If you are considering getting the H1N1 vaccination but aren’t sure where to go, the Georgia Department of Community Health has made it a lot easier to get the immunization you are seeking.
Meanwhile, national health officials have warned the vaccine could become scarce, and many health experts are alarmed at the number of children who are becoming seriously ill and dying from the virus, also known as swine flu.
The Georgia agency has recently launched the H1N1 Influenza Vaccine Provider Locator Web site. The site allows visitors to find a provider within a 2- to 30-mile radius of the specified ZIP code.
“I am encouraged by the questions that parents, caregivers and doctors are asking about the 2009 H1N1 flu and the 2009 H1N1 vaccine,” said
Rhonda Medows, Georgia Health officer and Georgia Department of Community Health commissioner.
“Georgia’s enhanced H1N1 Web page and the H1N1 Influenza Vaccine Provider Locator will make it easier for Georgians to get the answers to those questions and locate a provider that will be offering the 2009 H1N1 vaccine in their facility.”
Although the site provides a list of providers and their contact information, community health officials are urging residents to call the provider to double check the availability of the vaccine.
Currently, only the nasal mist vaccine is available locally.
“We are still waiting on the injectable vaccine,” said Dave Palmer, District 2 Public Health spokesman. "We will provide the nasal mist type vaccine to any eligible person in the priority groups designated by the CDC, concentrating on preschool and school-aged children."
District 2 includes Forsyth and 12 other counties in northeast Georgia.
“CDC priority groups also include healthy persons from 2 to 49 years of age that care for children less than 6 months of age and health care workers that provide direct patient care," Palmer said. "Pregnant women are in the priority group, but cannot take the nasal mist vaccine. They will be concentrated on once we get the (H1N1) flu shots.”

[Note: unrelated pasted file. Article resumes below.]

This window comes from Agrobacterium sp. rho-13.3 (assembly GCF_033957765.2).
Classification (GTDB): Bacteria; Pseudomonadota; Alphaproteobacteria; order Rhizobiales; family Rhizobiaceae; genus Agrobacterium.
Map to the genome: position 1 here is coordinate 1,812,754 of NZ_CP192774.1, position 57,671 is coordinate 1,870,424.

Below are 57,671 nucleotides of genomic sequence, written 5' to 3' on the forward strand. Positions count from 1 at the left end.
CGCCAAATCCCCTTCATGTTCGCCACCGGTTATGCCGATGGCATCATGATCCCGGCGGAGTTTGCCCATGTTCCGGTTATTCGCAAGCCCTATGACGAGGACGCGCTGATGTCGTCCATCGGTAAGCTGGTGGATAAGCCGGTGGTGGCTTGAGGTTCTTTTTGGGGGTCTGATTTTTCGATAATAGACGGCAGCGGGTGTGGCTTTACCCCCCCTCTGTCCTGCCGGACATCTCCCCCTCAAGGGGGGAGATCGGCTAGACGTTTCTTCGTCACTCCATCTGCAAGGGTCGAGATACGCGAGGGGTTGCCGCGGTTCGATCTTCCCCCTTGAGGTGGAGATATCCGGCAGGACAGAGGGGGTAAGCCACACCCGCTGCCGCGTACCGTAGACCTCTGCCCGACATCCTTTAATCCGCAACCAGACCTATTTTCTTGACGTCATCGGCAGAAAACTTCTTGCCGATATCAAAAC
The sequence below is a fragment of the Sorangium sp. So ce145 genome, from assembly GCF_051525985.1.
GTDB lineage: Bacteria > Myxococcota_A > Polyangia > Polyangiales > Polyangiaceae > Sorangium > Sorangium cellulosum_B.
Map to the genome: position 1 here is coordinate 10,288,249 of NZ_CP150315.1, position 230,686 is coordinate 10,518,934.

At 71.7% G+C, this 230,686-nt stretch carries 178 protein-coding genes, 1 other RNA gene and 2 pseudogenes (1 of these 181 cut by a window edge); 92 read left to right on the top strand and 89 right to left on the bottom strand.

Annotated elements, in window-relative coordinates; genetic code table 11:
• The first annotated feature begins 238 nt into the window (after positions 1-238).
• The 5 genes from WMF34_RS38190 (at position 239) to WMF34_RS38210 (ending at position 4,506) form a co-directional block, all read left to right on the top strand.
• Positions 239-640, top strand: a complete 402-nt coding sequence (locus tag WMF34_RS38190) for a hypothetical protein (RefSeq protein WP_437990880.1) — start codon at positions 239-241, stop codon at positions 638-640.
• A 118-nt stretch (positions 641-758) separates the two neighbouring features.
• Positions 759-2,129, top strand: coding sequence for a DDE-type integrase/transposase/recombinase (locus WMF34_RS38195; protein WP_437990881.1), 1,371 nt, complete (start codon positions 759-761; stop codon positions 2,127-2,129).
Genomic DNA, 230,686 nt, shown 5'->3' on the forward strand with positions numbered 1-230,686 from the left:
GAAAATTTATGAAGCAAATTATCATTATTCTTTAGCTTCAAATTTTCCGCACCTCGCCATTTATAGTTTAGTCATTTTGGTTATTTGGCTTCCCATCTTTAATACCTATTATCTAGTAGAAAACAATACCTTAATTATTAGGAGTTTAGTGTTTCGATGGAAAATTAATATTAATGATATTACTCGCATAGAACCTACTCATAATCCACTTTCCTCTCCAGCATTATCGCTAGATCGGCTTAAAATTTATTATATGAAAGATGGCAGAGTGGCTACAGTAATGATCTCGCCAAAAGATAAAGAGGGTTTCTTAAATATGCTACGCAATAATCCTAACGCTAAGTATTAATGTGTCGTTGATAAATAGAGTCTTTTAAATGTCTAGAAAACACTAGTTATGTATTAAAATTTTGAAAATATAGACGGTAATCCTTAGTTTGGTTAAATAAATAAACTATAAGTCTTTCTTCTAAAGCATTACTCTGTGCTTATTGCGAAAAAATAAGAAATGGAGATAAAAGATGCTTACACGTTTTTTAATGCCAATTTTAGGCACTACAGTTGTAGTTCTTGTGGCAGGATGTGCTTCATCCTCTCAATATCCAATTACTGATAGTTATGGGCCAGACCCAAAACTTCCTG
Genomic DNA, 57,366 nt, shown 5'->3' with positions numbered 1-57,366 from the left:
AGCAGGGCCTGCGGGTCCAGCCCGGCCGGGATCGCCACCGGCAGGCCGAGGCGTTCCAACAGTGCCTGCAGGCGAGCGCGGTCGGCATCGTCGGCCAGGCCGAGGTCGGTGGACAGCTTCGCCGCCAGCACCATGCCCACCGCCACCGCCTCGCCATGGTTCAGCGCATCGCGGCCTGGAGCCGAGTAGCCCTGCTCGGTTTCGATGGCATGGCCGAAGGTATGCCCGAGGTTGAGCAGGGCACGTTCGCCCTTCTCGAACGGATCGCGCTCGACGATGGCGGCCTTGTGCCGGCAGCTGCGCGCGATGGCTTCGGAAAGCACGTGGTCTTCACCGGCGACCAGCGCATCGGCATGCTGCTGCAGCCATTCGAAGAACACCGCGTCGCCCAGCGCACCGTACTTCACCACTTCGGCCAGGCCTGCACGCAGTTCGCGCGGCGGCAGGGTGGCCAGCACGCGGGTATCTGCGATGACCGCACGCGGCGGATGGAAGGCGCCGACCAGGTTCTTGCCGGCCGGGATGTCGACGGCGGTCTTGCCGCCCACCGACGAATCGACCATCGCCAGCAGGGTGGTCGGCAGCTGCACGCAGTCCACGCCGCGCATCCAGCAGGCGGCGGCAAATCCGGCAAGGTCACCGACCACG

According to Palmer, the health department hopes to have the H1N1 vaccine shots available “soon.”
Health officials across the country warned last week that supplies of vaccine will remain scarce for at least the next couple of weeks.
Delays in producing the vaccine mean 28 million to 30 million doses, at most, will be divided around the country by the end of the month, not the 40 million-plus states had been expecting.
The new count from the Centers for Disease Control and Prevention means planned flu shot clinics in some parts of the U.S. may have to be postponed.
It also delays efforts to blunt increasing infections. Overall, what the CDC calls the 2009 H1N1 flu is causing widespread disease in 41 states, and about 6 percent of all doctor visits are for flu-like illness — levels not normally seen until much later in the fall.
Health officials also are noting a worrisome number of child deaths as H1N1 begins hitting the United States.
Federal health officials said 11 more children have died in the past week because of the virus. The Centers for Disease Control and Prevention says about half of the child deaths since September have been among teenagers.
And overall for the country, deaths from pneumonia and flu-like illnesses have passed what CDC considers an epidemic level.
“These are very sobering statistics,” said the CDC’s Dr. Anne Schuchat.
This new strain is different from regular winter flu because it strikes the young far more than the old, and child deaths are drawing particular attention.
Eighty-six children have died of swine flu in the U.S. since it burst on the scene last spring — 43 of those deaths reported in September and early October alone, Schuchat said.
That’s a startling number because in some past winters, the CDC has counted 40 or 50 child deaths for the entire flu season, she said, and no one knows how long this swine flu outbreak will last.
Also in contrast to regular winter flu, swine flu sometimes can cause a severe viral pneumonia in otherwise healthy young adults, the World Health Organization warned.